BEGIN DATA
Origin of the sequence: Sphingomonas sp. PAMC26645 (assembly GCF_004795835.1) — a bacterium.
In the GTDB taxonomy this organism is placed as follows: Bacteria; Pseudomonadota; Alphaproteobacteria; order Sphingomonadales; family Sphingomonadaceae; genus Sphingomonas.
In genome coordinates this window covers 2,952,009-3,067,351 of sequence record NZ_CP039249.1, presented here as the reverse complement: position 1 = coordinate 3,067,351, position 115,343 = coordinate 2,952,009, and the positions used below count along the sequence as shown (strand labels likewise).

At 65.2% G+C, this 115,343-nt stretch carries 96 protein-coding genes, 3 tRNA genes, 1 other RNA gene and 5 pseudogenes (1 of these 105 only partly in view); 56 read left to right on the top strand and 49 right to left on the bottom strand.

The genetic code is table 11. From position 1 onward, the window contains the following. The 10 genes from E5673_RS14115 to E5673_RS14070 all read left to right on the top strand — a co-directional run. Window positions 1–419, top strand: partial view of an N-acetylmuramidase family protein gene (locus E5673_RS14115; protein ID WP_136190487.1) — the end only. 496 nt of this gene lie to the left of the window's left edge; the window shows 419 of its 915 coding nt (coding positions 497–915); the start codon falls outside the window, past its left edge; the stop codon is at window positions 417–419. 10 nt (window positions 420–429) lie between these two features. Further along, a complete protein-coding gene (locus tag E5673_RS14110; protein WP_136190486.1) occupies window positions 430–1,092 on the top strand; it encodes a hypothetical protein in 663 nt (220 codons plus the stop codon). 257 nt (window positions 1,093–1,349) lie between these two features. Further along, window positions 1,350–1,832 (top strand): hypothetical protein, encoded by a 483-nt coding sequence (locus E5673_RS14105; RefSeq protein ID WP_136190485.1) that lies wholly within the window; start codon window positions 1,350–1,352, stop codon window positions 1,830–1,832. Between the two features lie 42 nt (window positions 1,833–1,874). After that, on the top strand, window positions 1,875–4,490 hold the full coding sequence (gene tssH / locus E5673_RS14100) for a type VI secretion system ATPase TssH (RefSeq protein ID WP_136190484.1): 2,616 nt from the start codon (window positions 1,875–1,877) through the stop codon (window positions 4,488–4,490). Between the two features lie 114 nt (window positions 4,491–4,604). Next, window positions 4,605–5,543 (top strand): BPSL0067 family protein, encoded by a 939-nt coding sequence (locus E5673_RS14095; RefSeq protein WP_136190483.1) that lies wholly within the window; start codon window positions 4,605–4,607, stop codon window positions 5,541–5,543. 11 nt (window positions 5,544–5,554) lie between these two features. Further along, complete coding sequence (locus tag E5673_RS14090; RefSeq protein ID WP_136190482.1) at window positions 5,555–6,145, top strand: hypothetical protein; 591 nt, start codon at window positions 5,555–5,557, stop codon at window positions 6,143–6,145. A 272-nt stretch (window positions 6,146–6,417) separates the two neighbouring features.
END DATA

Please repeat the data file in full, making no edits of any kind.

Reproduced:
Origin of the sequence: Sphingomonas sp. PAMC26645 (assembly GCF_004795835.1) — a bacterium.
In the GTDB taxonomy this organism is placed as follows: Bacteria; Pseudomonadota; Alphaproteobacteria; order Sphingomonadales; family Sphingomonadaceae; genus Sphingomonas.
In genome coordinates this window covers 2,952,009-3,067,351 of sequence record NZ_CP039249.1, presented here as the reverse complement: position 1 = coordinate 3,067,351, position 115,343 = coordinate 2,952,009, and the positions used below count along the sequence as shown (strand labels likewise).

At 65.2% G+C, this 115,343-nt stretch carries 96 protein-coding genes, 3 tRNA genes, 1 other RNA gene and 5 pseudogenes (1 of these 105 only partly in view); 56 read left to right on the top strand and 49 right to left on the bottom strand.

The genetic code is table 11. From position 1 onward, the window contains the following. The 10 genes from E5673_RS14115 to E5673_RS14070 all read left to right on the top strand — a co-directional run. Window positions 1–419, top strand: partial view of an N-acetylmuramidase family protein gene (locus E5673_RS14115; protein ID WP_136190487.1) — the end only. 496 nt of this gene lie to the left of the window's left edge; the window shows 419 of its 915 coding nt (coding positions 497–915); the start codon falls outside the window, past its left edge; the stop codon is at window positions 417–419. 10 nt (window positions 420–429) lie between these two features. Further along, a complete protein-coding gene (locus tag E5673_RS14110; protein WP_136190486.1) occupies window positions 430–1,092 on the top strand; it encodes a hypothetical protein in 663 nt (220 codons plus the stop codon). 257 nt (window positions 1,093–1,349) lie between these two features. Further along, window positions 1,350–1,832 (top strand): hypothetical protein, encoded by a 483-nt coding sequence (locus E5673_RS14105; RefSeq protein ID WP_136190485.1) that lies wholly within the window; start codon window positions 1,350–1,352, stop codon window positions 1,830–1,832. Between the two features lie 42 nt (window positions 1,833–1,874). After that, on the top strand, window positions 1,875–4,490 hold the full coding sequence (gene tssH / locus E5673_RS14100) for a type VI secretion system ATPase TssH (RefSeq protein ID WP_136190484.1): 2,616 nt from the start codon (window positions 1,875–1,877) through the stop codon (window positions 4,488–4,490). Between the two features lie 114 nt (window positions 4,491–4,604). Next, window positions 4,605–5,543 (top strand): BPSL0067 family protein, encoded by a 939-nt coding sequence (locus E5673_RS14095; RefSeq protein WP_136190483.1) that lies wholly within the window; start codon window positions 4,605–4,607, stop codon window positions 5,541–5,543. 11 nt (window positions 5,544–5,554) lie between these two features. Further along, complete coding sequence (locus tag E5673_RS14090; RefSeq protein ID WP_136190482.1) at window positions 5,555–6,145, top strand: hypothetical protein; 591 nt, start codon at window positions 5,555–5,557, stop codon at window positions 6,143–6,145. A 272-nt stretch (window positions 6,146–6,417) separates the two neighbouring features.